In their chapter Localisation of Indigenous Content: Libraries and Knowledge Centres and the Our Story Database in the Northern Territory, Gibson, Lloyd and Richmond demonstrate the importance of distinguishing between the technological aspects of ICT projects and the cultural and community factors.  The Our Story database case concerns a more advance use of ICTs for documenting the cultural heritage of an aboriginal community in a variety of physical materials as well as digital multimedia content. Even though strong consideration is given to community inputs, the issues of trust and understanding, sometimes radically different viewpoints from non-Western thinkers on technologies, are brought to the fore. Again, cultural issues cannot be disregarded when ICT is established in communities. What may work in one culture, may not work in another. What works in New York among ICT aficionados is not universal.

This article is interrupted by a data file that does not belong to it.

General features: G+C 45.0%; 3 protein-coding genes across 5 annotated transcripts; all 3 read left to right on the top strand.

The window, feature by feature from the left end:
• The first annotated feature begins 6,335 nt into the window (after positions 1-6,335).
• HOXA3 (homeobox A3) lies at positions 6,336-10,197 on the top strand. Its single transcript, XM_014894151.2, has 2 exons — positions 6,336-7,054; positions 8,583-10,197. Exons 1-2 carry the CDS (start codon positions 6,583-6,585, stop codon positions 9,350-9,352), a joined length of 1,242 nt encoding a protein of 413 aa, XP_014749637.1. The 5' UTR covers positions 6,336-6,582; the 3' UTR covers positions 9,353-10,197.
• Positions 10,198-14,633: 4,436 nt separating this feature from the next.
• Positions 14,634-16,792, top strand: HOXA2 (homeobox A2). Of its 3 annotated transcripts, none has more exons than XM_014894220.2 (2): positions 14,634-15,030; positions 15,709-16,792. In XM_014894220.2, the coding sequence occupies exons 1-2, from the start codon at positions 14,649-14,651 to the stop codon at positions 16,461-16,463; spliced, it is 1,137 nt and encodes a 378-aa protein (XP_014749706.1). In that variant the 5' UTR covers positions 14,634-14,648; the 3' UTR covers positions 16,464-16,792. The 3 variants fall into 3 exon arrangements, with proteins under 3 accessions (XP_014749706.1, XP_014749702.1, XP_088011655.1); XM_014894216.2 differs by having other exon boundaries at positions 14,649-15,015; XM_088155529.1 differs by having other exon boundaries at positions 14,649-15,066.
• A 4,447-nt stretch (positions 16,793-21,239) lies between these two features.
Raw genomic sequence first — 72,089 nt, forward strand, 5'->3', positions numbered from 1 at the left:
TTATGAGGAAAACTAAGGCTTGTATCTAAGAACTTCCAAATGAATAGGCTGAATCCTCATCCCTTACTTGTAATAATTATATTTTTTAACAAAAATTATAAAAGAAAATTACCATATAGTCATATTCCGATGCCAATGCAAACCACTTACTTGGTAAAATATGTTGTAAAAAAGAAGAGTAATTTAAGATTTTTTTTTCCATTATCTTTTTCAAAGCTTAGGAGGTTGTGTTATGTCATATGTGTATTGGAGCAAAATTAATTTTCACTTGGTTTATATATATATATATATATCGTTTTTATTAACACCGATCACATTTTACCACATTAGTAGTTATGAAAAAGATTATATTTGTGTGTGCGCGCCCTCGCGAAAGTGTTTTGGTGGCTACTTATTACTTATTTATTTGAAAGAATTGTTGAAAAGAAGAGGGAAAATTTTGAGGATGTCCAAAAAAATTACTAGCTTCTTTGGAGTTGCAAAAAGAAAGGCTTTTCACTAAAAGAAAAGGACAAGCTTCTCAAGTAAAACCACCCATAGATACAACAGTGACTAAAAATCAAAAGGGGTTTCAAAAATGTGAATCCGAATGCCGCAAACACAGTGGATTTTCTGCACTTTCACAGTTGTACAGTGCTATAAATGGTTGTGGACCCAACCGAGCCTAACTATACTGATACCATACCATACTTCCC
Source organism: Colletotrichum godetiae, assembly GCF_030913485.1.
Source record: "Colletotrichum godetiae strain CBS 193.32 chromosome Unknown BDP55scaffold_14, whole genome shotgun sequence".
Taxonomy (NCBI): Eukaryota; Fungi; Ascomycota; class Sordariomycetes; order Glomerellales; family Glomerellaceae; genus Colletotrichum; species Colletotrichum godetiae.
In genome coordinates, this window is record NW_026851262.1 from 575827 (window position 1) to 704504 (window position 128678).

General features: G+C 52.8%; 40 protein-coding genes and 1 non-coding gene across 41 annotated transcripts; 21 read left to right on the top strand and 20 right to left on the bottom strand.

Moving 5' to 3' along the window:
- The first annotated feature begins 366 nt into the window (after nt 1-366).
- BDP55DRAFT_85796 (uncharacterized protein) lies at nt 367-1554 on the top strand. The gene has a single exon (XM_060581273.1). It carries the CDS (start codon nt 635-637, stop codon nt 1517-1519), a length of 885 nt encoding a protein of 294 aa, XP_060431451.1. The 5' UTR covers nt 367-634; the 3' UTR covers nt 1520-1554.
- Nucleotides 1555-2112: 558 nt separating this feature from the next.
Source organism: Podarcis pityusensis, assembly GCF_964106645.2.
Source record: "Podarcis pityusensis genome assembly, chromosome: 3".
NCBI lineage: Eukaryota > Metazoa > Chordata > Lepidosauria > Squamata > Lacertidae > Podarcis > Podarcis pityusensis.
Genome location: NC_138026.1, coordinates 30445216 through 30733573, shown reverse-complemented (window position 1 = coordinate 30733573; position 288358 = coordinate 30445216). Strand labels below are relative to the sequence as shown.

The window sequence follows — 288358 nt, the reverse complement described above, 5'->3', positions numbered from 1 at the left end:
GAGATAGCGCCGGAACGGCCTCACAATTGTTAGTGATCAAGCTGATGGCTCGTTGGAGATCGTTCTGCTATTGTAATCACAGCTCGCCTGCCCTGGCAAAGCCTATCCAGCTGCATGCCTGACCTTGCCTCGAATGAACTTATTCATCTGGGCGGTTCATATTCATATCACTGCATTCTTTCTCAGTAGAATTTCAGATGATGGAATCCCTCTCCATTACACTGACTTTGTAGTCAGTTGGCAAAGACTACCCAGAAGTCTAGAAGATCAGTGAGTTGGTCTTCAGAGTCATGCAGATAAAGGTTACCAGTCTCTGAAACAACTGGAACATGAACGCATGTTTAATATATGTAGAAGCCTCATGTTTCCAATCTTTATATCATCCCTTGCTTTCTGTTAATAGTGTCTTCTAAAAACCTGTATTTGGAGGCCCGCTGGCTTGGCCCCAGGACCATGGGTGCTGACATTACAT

In their chapter, Mobile phones, diasporas and developing countries; a case study of connectedness among Chinese in Italy, Graeme Johanson and Tom Denison report on the use of ICT, specifically mobile phones, by migrant Chinese workers in Prato, Italy. Although some of these 30'000 Chinese, mainly textile workers, have been in Prato for more than a decade, they do not regard the city as their home, and plan to return to China. They work here mainly to support their family back home. It is questionable whether China is to be regarded as a developing or developed country. Whichever way China is perceived, the relevance of the Chinese community in Prato is that they are socially remote from the Italian community in Prato, and geographically remote from their families and real homes. ICT is thus a very important tool for them to maintain their social relationships back in China, and used for their psychological well-being.